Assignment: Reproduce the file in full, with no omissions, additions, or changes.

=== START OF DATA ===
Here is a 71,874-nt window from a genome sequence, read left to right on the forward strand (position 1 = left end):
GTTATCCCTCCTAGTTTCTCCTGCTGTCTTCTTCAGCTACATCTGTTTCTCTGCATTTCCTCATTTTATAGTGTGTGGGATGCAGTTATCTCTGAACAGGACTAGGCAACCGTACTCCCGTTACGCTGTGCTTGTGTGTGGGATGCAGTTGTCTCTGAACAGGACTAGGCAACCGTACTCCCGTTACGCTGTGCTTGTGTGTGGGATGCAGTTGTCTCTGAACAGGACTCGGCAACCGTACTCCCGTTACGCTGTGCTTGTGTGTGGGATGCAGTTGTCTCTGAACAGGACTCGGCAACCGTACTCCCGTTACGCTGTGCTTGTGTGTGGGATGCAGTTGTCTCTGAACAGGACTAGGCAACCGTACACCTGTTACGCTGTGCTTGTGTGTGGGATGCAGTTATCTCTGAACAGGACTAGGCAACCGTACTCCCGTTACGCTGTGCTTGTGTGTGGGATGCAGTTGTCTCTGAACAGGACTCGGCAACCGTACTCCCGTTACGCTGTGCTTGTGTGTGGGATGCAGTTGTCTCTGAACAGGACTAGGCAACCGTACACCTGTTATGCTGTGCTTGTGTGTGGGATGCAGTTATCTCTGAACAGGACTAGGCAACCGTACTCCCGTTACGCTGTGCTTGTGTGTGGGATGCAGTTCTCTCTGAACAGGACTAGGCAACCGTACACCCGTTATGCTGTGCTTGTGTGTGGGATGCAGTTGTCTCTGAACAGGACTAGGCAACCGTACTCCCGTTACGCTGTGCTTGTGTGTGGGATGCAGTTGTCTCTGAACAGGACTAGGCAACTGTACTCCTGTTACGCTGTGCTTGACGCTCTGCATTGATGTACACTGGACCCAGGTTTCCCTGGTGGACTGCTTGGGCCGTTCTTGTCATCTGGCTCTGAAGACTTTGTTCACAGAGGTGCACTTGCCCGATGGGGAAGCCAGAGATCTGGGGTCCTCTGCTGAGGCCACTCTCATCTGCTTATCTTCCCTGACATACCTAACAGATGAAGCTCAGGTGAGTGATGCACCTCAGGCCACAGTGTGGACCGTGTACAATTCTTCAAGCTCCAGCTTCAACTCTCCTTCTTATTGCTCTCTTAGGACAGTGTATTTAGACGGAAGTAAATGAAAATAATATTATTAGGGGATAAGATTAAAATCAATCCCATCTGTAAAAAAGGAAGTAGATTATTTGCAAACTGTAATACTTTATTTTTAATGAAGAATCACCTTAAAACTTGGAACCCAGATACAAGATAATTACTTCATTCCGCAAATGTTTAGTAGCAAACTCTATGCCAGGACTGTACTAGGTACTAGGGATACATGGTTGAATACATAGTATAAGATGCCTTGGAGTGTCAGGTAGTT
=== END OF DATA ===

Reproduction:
Here is a 71,874-nt window from a genome sequence, read left to right on the forward strand (position 1 = left end):
GTTATCCCTCCTAGTTTCTCCTGCTGTCTTCTTCAGCTACATCTGTTTCTCTGCATTTCCTCATTTTATAGTGTGTGGGATGCAGTTATCTCTGAACAGGACTAGGCAACCGTACTCCCGTTACGCTGTGCTTGTGTGTGGGATGCAGTTGTCTCTGAACAGGACTAGGCAACCGTACTCCCGTTACGCTGTGCTTGTGTGTGGGATGCAGTTGTCTCTGAACAGGACTCGGCAACCGTACTCCCGTTACGCTGTGCTTGTGTGTGGGATGCAGTTGTCTCTGAACAGGACTCGGCAACCGTACTCCCGTTACGCTGTGCTTGTGTGTGGGATGCAGTTGTCTCTGAACAGGACTAGGCAACCGTACACCTGTTACGCTGTGCTTGTGTGTGGGATGCAGTTATCTCTGAACAGGACTAGGCAACCGTACTCCCGTTACGCTGTGCTTGTGTGTGGGATGCAGTTGTCTCTGAACAGGACTCGGCAACCGTACTCCCGTTACGCTGTGCTTGTGTGTGGGATGCAGTTGTCTCTGAACAGGACTAGGCAACCGTACACCTGTTATGCTGTGCTTGTGTGTGGGATGCAGTTATCTCTGAACAGGACTAGGCAACCGTACTCCCGTTACGCTGTGCTTGTGTGTGGGATGCAGTTCTCTCTGAACAGGACTAGGCAACCGTACACCCGTTATGCTGTGCTTGTGTGTGGGATGCAGTTGTCTCTGAACAGGACTAGGCAACCGTACTCCCGTTACGCTGTGCTTGTGTGTGGGATGCAGTTGTCTCTGAACAGGACTAGGCAACTGTACTCCTGTTACGCTGTGCTTGACGCTCTGCATTGATGTACACTGGACCCAGGTTTCCCTGGTGGACTGCTTGGGCCGTTCTTGTCATCTGGCTCTGAAGACTTTGTTCACAGAGGTGCACTTGCCCGATGGGGAAGCCAGAGATCTGGGGTCCTCTGCTGAGGCCACTCTCATCTGCTTATCTTCCCTGACATACCTAACAGATGAAGCTCAGGTGAGTGATGCACCTCAGGCCACAGTGTGGACCGTGTACAATTCTTCAAGCTCCAGCTTCAACTCTCCTTCTTATTGCTCTCTTAGGACAGTGTATTTAGACGGAAGTAAATGAAAATAATATTATTAGGGGATAAGATTAAAATCAATCCCATCTGTAAAAAAGGAAGTAGATTATTTGCAAACTGTAATACTTTATTTTTAATGAAGAATCACCTTAAAACTTGGAACCCAGATACAAGATAATTACTTCATTCCGCAAATGTTTAGTAGCAAACTCTATGCCAGGACTGTACTAGGTACTAGGGATACATGGTTGAATACATAGTATAAGATGCCTTGGAGTGTCAGGTAGTT